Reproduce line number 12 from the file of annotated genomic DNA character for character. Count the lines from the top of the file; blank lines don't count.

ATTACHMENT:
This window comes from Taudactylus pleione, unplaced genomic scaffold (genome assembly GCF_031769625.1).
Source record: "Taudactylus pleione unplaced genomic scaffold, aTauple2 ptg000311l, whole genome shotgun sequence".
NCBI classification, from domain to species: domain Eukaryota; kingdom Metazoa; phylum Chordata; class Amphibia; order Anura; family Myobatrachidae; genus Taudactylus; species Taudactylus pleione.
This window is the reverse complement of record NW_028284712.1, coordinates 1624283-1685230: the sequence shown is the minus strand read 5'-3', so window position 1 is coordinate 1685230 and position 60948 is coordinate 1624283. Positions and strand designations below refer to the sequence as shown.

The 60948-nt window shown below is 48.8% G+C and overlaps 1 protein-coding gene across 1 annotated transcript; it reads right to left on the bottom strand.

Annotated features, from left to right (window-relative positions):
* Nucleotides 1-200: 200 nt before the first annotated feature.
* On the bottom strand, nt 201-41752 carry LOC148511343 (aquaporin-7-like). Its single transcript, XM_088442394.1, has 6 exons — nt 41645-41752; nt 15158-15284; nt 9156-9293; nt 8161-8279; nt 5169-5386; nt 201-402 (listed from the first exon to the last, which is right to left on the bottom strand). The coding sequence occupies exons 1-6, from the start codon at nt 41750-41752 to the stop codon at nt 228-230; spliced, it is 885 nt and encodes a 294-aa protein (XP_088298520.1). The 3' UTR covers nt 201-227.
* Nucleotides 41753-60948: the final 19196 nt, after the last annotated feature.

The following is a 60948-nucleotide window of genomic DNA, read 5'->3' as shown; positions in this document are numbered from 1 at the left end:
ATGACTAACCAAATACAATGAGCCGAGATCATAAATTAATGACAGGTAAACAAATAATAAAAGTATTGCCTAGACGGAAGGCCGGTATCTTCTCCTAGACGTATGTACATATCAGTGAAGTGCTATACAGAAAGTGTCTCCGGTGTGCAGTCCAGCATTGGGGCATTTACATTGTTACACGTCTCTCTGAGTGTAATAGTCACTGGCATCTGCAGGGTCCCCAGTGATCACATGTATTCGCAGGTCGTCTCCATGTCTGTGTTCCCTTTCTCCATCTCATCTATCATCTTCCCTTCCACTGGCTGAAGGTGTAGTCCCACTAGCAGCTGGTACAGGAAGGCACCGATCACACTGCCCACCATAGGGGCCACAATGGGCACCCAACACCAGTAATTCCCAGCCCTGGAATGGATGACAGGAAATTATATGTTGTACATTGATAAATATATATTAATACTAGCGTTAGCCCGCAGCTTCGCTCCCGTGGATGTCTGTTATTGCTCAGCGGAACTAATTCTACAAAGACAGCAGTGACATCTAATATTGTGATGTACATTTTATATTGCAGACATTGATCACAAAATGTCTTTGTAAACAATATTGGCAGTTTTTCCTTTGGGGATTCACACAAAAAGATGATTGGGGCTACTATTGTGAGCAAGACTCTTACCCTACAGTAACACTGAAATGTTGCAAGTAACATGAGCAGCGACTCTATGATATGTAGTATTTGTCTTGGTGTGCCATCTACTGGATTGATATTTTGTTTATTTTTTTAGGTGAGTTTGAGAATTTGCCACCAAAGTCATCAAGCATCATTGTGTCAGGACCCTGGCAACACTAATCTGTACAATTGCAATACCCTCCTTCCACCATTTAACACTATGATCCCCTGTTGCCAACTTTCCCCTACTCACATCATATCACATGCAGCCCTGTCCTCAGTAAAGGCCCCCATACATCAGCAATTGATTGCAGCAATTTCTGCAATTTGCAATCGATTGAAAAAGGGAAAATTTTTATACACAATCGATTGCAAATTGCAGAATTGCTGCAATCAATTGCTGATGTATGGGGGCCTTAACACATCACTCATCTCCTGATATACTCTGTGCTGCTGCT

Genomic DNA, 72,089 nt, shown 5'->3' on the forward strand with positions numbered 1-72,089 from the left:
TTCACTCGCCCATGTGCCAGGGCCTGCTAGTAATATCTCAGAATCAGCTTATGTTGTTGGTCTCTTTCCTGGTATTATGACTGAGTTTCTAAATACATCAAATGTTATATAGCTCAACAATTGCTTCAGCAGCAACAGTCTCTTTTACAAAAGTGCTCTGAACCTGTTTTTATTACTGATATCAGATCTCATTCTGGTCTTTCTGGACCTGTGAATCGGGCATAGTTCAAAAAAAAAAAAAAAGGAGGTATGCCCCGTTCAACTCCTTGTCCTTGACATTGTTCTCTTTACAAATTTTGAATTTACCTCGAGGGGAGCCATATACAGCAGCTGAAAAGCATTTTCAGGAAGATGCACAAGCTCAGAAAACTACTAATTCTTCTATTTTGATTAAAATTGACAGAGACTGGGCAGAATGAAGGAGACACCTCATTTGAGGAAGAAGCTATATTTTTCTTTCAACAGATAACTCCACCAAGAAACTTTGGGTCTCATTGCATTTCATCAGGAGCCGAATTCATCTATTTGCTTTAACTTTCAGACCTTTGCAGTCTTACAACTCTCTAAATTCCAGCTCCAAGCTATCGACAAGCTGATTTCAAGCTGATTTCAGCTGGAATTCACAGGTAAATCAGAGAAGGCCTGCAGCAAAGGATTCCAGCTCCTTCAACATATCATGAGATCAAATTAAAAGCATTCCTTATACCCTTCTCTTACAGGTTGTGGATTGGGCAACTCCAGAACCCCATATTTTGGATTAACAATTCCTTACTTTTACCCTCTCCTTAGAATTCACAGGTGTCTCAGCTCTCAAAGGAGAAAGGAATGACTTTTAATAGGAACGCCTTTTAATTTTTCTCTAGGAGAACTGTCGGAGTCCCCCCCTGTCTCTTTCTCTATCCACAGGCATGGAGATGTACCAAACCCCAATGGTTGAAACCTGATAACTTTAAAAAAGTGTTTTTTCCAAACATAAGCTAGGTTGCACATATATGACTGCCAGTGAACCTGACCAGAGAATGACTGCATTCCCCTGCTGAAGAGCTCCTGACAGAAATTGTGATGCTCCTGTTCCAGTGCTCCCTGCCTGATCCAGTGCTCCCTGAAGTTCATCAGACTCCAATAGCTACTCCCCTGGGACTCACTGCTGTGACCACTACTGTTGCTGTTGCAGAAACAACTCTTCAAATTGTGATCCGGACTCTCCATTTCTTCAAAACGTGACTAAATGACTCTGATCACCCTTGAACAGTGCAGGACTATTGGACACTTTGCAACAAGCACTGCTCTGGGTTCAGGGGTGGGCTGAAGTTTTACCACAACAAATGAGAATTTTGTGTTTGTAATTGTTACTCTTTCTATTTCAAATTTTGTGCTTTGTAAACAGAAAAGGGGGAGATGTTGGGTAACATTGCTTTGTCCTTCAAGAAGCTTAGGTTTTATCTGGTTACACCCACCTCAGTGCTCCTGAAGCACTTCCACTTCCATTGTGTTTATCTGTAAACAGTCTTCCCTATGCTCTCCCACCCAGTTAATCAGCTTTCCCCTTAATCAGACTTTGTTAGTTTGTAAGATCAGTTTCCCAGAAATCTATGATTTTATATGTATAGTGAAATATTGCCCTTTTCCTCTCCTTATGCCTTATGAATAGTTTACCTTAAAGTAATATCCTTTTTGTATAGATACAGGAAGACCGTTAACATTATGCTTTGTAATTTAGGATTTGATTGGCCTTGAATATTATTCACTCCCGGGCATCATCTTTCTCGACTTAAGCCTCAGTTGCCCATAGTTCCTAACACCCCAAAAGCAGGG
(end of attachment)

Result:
Genomic DNA, 72,089 nt, shown 5'->3' on the forward strand with positions numbered 1-72,089 from the left: